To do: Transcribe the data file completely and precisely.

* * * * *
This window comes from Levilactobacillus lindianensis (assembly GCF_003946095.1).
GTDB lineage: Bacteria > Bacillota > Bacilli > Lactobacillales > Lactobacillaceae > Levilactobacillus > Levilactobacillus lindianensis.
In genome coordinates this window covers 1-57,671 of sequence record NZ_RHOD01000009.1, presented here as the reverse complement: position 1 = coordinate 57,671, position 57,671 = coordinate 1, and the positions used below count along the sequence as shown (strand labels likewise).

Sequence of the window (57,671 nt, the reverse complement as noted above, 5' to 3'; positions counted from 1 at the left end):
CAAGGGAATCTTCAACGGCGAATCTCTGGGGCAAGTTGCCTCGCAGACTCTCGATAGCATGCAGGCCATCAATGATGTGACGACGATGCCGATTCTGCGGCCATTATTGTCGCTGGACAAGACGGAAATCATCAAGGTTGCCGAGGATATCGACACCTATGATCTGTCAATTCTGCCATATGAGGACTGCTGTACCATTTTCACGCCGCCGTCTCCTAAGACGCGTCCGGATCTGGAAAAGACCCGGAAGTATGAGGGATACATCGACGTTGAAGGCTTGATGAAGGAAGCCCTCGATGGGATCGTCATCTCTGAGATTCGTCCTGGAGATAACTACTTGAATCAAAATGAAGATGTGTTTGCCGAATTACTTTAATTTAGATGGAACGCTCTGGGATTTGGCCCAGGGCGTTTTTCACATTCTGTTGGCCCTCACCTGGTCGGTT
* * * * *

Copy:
This window comes from Levilactobacillus lindianensis (assembly GCF_003946095.1).
GTDB lineage: Bacteria > Bacillota > Bacilli > Lactobacillales > Lactobacillaceae > Levilactobacillus > Levilactobacillus lindianensis.
In genome coordinates this window covers 1-57,671 of sequence record NZ_RHOD01000009.1, presented here as the reverse complement: position 1 = coordinate 57,671, position 57,671 = coordinate 1, and the positions used below count along the sequence as shown (strand labels likewise).

Sequence of the window (57,671 nt, the reverse complement as noted above, 5' to 3'; positions counted from 1 at the left end):
CAAGGGAATCTTCAACGGCGAATCTCTGGGGCAAGTTGCCTCGCAGACTCTCGATAGCATGCAGGCCATCAATGATGTGACGACGATGCCGATTCTGCGGCCATTATTGTCGCTGGACAAGACGGAAATCATCAAGGTTGCCGAGGATATCGACACCTATGATCTGTCAATTCTGCCATATGAGGACTGCTGTACCATTTTCACGCCGCCGTCTCCTAAGACGCGTCCGGATCTGGAAAAGACCCGGAAGTATGAGGGATACATCGACGTTGAAGGCTTGATGAAGGAAGCCCTCGATGGGATCGTCATCTCTGAGATTCGTCCTGGAGATAACTACTTGAATCAAAATGAAGATGTGTTTGCCGAATTACTTTAATTTAGATGGAACGCTCTGGGATTTGGCCCAGGGCGTTTTTCACATTCTGTTGGCCCTCACCTGGTCGGTT